In what is likely to be an unpopular finding in some circles, the Organisation for Economic Cooperation and Development’s (OECD) latest report claims that having technology in the classroom doesn’t do much to help a student’s progression.
The OECD findings came following the publication of its first PISA assessment of digital skills and, from a first glance, it seems that, despite heavy investment by some countries to inject more technological-based learning, little has come from their efforts.
Being more specific, the OECD said that pushing students towards overusing technology in the classroom can do more harm than good.
The report assessed 31 countries, including Ireland, and asked students to use a keyboard and mouse to navigate texts by using tools like hyperlinks, as well as make a chart from data or use on-screen calculators.
“Overall, students who use computers moderately at school tend to have somewhat better learning outcomes than students who use computers rarely,” the report said. “But students who use computers very frequently at school do much worse, even after accounting for social background and student demographics.”
Technology is only way to expand access to knowledge
Also, the report found the gap between advantaged and disadvantaged students in digital reading was very similar to the differences in performance in the traditional PISA reading test, despite the vast majority of students using computers whatever their background.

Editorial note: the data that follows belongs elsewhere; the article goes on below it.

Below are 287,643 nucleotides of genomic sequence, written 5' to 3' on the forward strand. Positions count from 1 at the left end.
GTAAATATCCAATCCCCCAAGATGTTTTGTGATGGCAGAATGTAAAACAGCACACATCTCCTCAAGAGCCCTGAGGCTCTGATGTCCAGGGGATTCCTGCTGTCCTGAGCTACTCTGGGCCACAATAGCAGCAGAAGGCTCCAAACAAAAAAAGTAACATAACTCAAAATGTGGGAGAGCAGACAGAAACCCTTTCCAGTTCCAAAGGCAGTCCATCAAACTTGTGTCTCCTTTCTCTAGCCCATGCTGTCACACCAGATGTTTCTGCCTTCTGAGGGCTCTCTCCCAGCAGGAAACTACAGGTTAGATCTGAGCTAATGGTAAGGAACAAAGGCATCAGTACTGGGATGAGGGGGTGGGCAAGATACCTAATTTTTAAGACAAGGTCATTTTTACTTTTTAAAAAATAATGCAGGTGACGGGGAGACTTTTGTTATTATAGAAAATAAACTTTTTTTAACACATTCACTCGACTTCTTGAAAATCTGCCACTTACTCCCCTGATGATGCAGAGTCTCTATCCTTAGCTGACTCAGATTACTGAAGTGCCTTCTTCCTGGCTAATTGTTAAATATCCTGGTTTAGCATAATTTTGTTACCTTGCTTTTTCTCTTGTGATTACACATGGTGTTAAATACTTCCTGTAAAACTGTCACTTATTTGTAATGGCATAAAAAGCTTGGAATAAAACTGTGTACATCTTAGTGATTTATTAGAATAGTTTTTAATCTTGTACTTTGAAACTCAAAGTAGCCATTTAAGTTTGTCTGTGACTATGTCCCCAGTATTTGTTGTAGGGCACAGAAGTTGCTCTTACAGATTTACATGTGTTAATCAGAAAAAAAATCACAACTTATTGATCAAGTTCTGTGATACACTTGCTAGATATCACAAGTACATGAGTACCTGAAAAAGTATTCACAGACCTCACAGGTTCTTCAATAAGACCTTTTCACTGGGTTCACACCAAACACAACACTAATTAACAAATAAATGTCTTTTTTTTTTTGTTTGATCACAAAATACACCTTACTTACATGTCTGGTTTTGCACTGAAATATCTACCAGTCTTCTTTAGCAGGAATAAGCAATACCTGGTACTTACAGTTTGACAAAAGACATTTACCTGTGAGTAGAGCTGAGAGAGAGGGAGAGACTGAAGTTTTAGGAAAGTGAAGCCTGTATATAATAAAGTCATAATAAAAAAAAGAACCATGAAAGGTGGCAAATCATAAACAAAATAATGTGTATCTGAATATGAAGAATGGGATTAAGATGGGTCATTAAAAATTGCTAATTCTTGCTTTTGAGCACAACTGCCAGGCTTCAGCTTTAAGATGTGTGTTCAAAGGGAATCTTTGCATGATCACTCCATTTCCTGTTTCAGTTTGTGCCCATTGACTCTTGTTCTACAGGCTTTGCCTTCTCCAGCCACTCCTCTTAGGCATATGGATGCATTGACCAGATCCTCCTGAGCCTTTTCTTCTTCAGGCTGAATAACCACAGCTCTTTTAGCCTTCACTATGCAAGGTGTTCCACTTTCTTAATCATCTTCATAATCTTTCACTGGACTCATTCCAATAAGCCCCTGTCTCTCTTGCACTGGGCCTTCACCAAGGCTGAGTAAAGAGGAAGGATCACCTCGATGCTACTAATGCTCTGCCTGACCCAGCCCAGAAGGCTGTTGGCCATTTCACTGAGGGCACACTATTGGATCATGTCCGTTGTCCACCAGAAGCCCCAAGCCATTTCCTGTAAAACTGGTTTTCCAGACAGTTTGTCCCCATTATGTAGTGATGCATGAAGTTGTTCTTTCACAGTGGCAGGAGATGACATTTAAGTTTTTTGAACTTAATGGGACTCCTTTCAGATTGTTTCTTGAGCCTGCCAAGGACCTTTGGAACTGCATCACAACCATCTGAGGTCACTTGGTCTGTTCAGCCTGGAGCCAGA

The students who fared best in the PISA assessment were also from countries that fared well in the analogue reading test, including Singapore, Korea and Canada.
However, students in some countries that fared very well in the analogue reading assessment, such as Poland, performed poorly in the digital assessment.
Looking at Ireland, the country’s access to digital learning showed that for every 2.6 students we have one computer, while 63.5pc of students have at least some access to digital learning.
“School systems need to find more effective ways to integrate technology into teaching and learning to provide educators with learning environments that support 21st century pedagogies and provide children with the 21st century skills they need to succeed in tomorrow’s world,” said Andreas Schleicher, OECD Director for Education and Skills.
“Technology is the only way to dramatically expand access to knowledge. To deliver on the promises technology holds, countries need to invest more effectively and ensure that teachers are at the forefront of designing and implementing this change.”
Schoolchildren with tablets image via Shutterstock